This article first appeared in Infobae on February 01, 2022.
The former Honduran first lady Rosa Elena Bonilla de Lobo arrived on Tuesday at the Sentencing Court of the Supreme Court for the beginning of the retrial against her for eight crimes of fraud and one of misappropriation.
“We don’t know what happened in my first trial, it was total illegality, in which there was pressure… now we are going to another stage, a new court. And the only thing I ask is that justice is done to me and that they let me defend myself,” Bonilla told the press upon entering the courtroom.
The trial was scheduled for July 20, 2021, but was suspended because part of the team of prosecutors in the case was infected with COVID-19.
The defendant is the wife of former President Porfirio Lobo Sosa (2010-2014), who was banned from entering the United States for allegedly accepting bribes from drug traffickers in exchange for political favors, according to U.S. Chief of Mission Antony Blinken at the time.
The new process also involves Saúl Fernando Escobar, who was Bonilla’s private secretary and is accused of three counts of fraud.
“I want to prove that I didn’t take anything, that they give me that opportunity,” the former first lady emphasized.
“The trial will extend until next February 28 in which documentary, testimonial, and expert evidence will be analyzed,” Judicial Branch spokeswoman Lucía Villars told The Associated Press.
On Sept. 4, 2019, the former president’s wife was sentenced to 58 years in prison for three misappropriation crimes and eight fraud crimes, while Escobar received a 48-year prison sentence for several fraud crimes.
But on March 13, 2020, the criminal chamber of the Supreme Court of Justice unanimously decided to annul the sentence of both and ordered a new trial, alleging a bad procedure in the development of the first process. Both were subsequently released.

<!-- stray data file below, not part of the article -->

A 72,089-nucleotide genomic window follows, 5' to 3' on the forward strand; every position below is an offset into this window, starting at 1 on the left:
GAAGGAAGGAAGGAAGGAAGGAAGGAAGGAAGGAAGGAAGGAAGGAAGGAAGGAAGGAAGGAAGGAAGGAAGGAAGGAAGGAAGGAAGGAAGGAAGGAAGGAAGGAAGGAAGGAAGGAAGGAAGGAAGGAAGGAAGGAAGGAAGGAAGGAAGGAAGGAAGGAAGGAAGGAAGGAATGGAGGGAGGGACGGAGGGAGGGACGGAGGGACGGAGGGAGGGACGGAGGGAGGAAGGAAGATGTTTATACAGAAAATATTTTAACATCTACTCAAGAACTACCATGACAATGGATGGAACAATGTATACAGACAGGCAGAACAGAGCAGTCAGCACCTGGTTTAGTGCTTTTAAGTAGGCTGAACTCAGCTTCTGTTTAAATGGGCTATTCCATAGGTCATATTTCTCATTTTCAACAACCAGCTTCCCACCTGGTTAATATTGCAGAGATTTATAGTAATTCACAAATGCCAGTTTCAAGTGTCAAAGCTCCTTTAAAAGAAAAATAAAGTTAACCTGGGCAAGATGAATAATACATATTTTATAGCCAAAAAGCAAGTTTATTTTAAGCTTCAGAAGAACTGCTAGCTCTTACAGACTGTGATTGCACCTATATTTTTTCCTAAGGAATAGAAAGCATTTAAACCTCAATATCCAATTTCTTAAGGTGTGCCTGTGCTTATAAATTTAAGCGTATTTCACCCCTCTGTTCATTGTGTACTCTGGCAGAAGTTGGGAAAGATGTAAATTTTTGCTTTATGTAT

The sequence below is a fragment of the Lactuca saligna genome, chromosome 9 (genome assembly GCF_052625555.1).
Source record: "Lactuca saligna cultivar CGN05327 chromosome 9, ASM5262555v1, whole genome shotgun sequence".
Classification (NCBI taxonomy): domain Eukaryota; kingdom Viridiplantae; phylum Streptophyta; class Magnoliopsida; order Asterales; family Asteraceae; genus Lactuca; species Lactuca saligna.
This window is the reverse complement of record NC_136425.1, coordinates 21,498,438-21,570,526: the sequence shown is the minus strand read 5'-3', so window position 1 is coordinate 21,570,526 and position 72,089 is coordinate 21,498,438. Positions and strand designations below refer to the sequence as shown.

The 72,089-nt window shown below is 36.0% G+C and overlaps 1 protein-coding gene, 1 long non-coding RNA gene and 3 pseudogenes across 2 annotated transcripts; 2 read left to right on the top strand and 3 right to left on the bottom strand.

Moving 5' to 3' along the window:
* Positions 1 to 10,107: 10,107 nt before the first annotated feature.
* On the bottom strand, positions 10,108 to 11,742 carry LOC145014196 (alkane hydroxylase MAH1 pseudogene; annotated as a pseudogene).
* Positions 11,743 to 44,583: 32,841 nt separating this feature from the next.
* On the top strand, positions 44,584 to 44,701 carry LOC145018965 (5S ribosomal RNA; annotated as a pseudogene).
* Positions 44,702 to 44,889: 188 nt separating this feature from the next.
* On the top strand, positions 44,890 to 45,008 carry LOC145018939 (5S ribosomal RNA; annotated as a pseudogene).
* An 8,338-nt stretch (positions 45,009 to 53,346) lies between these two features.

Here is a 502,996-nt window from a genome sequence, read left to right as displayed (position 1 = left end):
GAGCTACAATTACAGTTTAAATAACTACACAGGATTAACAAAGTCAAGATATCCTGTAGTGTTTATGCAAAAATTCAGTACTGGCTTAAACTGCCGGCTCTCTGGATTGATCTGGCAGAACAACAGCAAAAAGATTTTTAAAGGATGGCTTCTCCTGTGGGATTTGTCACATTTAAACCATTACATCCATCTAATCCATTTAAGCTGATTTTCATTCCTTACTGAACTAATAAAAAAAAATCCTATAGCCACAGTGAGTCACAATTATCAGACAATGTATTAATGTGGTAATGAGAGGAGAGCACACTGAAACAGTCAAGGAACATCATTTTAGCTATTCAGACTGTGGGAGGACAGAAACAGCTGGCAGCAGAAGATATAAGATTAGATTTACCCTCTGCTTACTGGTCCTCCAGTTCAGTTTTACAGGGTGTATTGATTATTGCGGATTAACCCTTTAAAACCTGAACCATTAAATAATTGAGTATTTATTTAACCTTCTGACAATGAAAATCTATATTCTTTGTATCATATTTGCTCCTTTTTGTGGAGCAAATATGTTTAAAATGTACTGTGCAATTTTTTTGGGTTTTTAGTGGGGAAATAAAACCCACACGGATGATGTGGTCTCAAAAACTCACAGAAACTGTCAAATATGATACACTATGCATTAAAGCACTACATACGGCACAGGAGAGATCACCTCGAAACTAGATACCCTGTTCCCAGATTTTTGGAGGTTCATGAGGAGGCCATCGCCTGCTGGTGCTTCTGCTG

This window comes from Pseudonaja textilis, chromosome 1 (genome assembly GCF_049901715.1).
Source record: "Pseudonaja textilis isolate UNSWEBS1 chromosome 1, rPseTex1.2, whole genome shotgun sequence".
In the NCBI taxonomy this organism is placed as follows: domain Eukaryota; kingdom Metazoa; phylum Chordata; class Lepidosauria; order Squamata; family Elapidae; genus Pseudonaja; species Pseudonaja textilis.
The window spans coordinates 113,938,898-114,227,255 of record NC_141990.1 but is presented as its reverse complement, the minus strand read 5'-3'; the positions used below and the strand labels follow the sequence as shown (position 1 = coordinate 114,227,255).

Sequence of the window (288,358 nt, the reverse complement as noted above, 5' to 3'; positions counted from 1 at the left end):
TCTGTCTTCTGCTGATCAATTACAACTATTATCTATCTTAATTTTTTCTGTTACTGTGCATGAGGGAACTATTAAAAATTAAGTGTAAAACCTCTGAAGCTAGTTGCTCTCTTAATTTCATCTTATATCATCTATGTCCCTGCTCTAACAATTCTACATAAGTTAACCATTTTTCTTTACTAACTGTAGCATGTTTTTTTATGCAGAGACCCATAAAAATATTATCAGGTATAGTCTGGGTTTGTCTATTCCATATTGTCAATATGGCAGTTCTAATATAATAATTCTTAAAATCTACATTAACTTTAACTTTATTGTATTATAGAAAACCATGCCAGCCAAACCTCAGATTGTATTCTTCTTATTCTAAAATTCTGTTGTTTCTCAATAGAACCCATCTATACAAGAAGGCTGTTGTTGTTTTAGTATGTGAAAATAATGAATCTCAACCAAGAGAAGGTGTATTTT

Bonilla and Escobar are linked to the case known as “Caja chica de la dama”, which was initially disclosed by the Support Mission Against Corruption and Impunity of the Organization of American States.
According to the Public Prosecutor’s Office, the wife of the former president took possession of more than 12 million lempiras (about 480,000 dollars), which she took from an account in the name of the Office of the First Lady and the Presidential House and deposited in her account four days before the end of her husband’s government.
Prosecutors also say she and Escobar appropriated 16 million lempiras (about $650,000) that they took out through more than 70 checks issued to nine front companies between 2011 and 2015.
The investigation, which lasted four months, concluded with the capture of the former first lady in February 2018, from which time she was imprisoned in the Penitenciaría Nacional Femenina de Adaptación Social until she was released from prison in 2020.